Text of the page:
Your past, present, and future self

Your past, present, and future self

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This week we’re quoting Izzi Creo (a fictional character in the 2006 movie The Fountain)

What Izzi said:

“We’re going to live forever, aren’t we?

Stick with us for a moment…

If you’re wondering why we’re talking about a 2006 Darren Aronofsky movie…well, you’d be justified in wondering that. 

But it’s one of our favourites. And it’s full of mind-bending ideas about technology and time, and what it means to be human alongside evolving technologies that change our experience of life. 

And we’re going to get a bit existential here. We hope you’ll stay for the journey. 

What’s the movie about?

It’s an epic romantic drama starring Hugh Jackman as Tom Creo and Rachel Weisz as Izzi Creo. 

It has a twisting non-linear plot with three storylines around the theme of immortality: 

  1. A Spanish conquistador in the 16th century, called Tomas, attempts to find the Tree of Life in order to save his queen, Isabella, from the Inquisition.
  2. A present day scientist called Tommy struggles to find a cure for his wife Izzi’s terminal illness. Izzi is writing a book (called The Fountain), about the Spanish queen and her quest for eternal life.
  3. In the future, an astronaut called Tom travels through space in a bubble that also contains a beautiful tree, which he believes is the key to immortality. 

In short, the movie is about attempting to avoid the loss of love by searching for a way to avoid death. 

But it’s also about how the technological possibilities and scientific knowledge available to us change over time – and how we use those technologies to achieve our dreams. 

It got us thinking: how do we determine which of life’s problems should be solved by technology? What would it mean to be human if we really did never have to lose a loved one? 

Looking to the past and the future to figure out what we want technology to do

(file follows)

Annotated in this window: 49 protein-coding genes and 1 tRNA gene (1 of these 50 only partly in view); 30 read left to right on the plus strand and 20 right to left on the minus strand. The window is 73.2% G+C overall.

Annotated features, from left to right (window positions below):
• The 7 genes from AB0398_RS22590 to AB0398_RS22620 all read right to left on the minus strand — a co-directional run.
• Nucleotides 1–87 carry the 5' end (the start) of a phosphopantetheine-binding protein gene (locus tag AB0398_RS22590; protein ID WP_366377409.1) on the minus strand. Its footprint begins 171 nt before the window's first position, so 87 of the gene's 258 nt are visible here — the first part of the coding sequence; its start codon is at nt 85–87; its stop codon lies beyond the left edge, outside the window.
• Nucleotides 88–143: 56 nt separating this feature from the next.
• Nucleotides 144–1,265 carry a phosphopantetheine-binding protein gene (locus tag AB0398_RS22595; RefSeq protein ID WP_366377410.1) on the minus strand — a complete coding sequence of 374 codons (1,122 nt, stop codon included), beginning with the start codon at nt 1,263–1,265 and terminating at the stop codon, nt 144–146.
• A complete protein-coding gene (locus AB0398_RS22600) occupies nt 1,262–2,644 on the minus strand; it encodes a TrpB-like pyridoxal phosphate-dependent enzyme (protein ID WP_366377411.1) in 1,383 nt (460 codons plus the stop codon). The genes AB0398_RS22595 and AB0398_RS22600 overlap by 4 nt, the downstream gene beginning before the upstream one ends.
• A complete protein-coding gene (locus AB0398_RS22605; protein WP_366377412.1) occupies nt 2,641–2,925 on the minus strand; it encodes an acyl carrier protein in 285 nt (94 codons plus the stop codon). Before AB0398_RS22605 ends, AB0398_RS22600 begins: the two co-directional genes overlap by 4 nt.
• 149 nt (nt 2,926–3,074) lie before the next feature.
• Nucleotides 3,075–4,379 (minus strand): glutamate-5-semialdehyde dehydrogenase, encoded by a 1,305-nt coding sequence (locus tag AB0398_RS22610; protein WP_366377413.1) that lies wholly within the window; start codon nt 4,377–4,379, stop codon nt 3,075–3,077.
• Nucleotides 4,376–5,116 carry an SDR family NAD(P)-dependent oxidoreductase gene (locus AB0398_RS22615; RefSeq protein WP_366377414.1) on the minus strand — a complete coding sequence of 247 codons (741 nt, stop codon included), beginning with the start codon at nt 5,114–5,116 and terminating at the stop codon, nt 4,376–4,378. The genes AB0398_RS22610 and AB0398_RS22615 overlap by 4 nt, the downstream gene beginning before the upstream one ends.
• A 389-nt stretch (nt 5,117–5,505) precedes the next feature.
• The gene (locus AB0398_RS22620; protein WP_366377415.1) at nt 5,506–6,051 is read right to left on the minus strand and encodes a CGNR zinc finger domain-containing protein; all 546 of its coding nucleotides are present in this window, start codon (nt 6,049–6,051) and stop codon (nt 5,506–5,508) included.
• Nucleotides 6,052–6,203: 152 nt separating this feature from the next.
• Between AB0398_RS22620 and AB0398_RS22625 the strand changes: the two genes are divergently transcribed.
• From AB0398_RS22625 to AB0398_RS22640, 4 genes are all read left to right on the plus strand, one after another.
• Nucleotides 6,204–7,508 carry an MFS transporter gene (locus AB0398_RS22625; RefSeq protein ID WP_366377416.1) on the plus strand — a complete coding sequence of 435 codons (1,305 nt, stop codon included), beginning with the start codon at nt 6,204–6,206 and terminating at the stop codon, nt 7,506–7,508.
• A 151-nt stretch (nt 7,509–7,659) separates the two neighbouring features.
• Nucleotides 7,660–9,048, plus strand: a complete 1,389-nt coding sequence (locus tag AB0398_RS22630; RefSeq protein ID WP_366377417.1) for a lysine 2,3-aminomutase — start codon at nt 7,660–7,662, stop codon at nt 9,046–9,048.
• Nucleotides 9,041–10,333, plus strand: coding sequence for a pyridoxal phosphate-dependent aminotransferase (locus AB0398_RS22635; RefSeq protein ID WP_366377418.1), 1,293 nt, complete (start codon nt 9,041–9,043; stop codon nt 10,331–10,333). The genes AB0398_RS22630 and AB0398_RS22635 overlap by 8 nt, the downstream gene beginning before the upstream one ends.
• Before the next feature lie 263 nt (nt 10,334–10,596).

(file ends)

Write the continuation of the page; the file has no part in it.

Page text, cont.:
Here’s a thing: the technologies currently available to us are already changing the way we’ll exist after death. 

No, we haven’t figured out the key to immortality. But we’re producing and storing vast volumes of data (at least 2.5 quintillion bytes every single day) which means that future generations will have an incredible amount of information to show them what we were doing and thinking today. 

We have AI, which has the potential to carry our knowledge, ideas, values and culture into the future – far beyond the human lifespan. 

And globally, we’re in the process of figuring out how we want to apply certain emerging technologies to human life and to the environment we inhabit. How do we want to impact our world (and even other worlds) going forward? 

Already, we have a history of technological and societal development that we can look back at. We can consider what past generations most wanted, and how tech changed their lives – and we can ask questions about how those changes had both positive and negative effects. 

For technologists, an awareness of time is really important

Our point here is that for the people who are closely involved in developing technologies that really are changing the world, an awareness of how that tech relates to time is really important. 

Imagine you were Tomas or Isabella, 500+ years ago. 

Imagine you’re Tommy and Izzi, living today. 

And imagine you’re Tom in the future. 

What technology would you have wanted then? Would getting what you wanted have been a good thing? 

What technology do you want to bring into existence now?

And in the future, what will life be like if you do create and launch that tech? 

Like we said – we’re getting existential here

Thanks for sticking with us this far.*

The thing is, technology is an existential industry. We don’t know how much, and in what ways exactly, it will change the lives of future generations. And we need to think about that now. 

As Izzi said in the movie: 

"It's all done except the last chapter. I want you to help me. Finish it." 

OK, back to everyday life. We’ll be in your inbox next week with something slightly less existential – we promise. 


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Have an idea for a topic you'd like us to cover? We're eager to hear it! Drop us a message and share your thoughts.

Catch you next week,
Richard McKeon
Marketing Director

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